it would be so much clear gain. The lies of the Yankee telegraph and press have been larger even than is usual with them since Grant came to the north side. The populace must be fed with tales of great battles and wonderful victories, and Grant feeds them. For instance, we all know that Fort Harrison was garrisoned by a few hundred men, who abandoned it almost without a struggle. The Yankee newspapers report a desperate conflict, such as the world has not witnessed since the storming of Badajoz. The Confederates performed prodigies of valor, but, of course, the invincible Yankees carried the day. They stormed the dearly-won works at the point of the bayonet and planted the buzzard and gridiron over the dead bodies of any number of our men and three thousand of their own!! Oh! Yankee! Yankee! Our troops showed yesterday, as they always have shown, and as they always will show, their native superiority to the Yankees. Grant has evidently lost the flower of his troops. They do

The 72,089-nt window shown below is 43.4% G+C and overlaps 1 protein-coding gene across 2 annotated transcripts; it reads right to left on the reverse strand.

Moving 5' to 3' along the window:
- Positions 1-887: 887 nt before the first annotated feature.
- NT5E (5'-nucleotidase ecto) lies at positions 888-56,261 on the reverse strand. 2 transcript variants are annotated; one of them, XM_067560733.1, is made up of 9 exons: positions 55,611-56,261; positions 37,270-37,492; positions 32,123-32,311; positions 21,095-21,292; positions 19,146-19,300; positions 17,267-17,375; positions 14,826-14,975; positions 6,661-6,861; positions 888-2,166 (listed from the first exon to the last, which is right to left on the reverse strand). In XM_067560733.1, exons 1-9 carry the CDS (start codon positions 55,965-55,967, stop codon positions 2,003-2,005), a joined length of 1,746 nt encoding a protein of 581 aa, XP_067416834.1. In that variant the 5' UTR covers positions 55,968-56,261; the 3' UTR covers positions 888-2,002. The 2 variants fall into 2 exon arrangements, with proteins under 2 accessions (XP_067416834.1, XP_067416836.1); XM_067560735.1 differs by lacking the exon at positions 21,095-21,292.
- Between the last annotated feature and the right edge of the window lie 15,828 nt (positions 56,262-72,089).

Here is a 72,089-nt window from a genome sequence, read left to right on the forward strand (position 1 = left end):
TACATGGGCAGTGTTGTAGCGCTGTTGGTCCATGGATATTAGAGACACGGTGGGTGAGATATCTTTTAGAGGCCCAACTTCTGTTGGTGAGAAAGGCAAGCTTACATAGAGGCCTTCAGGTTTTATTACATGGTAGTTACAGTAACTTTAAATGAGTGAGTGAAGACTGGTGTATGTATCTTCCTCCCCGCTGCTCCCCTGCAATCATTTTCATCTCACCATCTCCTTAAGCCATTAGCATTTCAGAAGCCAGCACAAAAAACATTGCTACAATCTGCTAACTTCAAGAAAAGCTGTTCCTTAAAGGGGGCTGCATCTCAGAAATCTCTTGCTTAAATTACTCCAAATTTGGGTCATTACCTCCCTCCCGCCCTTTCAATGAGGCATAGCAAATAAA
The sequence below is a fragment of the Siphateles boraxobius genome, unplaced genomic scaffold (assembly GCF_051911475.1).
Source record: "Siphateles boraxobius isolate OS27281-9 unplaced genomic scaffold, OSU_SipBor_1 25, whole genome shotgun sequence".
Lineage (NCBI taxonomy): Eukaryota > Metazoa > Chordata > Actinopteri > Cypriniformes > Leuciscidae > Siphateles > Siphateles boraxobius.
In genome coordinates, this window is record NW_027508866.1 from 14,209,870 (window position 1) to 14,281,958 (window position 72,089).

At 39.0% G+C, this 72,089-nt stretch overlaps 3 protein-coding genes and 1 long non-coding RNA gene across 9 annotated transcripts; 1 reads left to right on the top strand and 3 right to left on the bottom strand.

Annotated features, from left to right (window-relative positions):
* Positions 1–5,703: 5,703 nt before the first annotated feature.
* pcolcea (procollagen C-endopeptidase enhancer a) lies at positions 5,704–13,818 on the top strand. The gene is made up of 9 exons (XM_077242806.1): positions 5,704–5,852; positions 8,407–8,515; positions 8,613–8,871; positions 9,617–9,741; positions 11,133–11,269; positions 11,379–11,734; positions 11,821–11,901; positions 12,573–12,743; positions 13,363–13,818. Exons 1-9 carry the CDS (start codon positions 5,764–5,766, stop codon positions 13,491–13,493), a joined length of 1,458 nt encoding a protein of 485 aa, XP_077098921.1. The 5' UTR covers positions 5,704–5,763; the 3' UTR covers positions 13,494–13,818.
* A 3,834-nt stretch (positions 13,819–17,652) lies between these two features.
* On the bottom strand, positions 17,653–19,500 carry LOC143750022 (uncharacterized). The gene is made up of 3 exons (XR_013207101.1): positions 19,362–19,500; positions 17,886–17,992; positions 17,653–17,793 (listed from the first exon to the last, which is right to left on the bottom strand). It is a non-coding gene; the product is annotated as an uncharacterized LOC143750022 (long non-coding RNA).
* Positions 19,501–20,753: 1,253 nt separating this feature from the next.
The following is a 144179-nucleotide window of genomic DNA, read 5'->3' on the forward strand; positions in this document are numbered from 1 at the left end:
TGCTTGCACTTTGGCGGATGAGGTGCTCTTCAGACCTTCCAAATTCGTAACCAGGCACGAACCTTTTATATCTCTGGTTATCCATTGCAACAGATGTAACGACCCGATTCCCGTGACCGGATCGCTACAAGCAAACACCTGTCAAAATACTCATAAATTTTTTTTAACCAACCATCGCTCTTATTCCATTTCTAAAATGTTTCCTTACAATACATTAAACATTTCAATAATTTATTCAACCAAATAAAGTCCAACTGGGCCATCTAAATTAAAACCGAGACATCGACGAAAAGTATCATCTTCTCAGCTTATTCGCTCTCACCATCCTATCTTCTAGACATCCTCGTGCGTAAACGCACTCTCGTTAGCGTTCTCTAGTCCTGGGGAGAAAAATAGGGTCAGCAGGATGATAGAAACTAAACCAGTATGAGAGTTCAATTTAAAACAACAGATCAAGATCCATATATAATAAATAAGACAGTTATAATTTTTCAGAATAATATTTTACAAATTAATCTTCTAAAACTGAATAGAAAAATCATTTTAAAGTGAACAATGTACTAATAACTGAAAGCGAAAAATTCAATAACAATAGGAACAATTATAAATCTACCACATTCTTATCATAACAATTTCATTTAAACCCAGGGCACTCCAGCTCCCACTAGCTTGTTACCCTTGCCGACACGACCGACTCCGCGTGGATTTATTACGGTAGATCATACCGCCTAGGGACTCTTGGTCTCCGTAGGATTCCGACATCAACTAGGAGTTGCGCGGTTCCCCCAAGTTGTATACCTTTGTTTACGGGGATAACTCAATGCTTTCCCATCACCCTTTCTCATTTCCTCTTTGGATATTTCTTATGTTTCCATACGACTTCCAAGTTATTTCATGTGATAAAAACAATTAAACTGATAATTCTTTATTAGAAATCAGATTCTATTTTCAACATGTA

then settled in France, and took service in the French army. Major Fraser's father emigrated to Portugal in 1790, and took a Portuguese wife. The issue of this marriage made its way in the world. Two daughters, yet living, are the wives of rich noblemen; the one is a Marquis de Bombolles, and the other the Marquis de Gargello, of Naples; one son was a secretary of embassy in Austria; the other, Henry Erskine Fraser, was the Major Fraser who has just gone to his grave. He was born at Badajoz, Portugal, where he lived up to the age of eleven years. He had then lost both father and mother, and was committed to the care of M. de Labselern, the tutor of Prince Felipe de Schwartenberg. The two pupils were sent together to Russia, where they entered the military service as cadets. Their friendship, dating thus early, was continued in Paris. The Major used to be fond of recounting how he took part in the battle of Leipsic, and road into Paris with his regiment of Russian Hussars.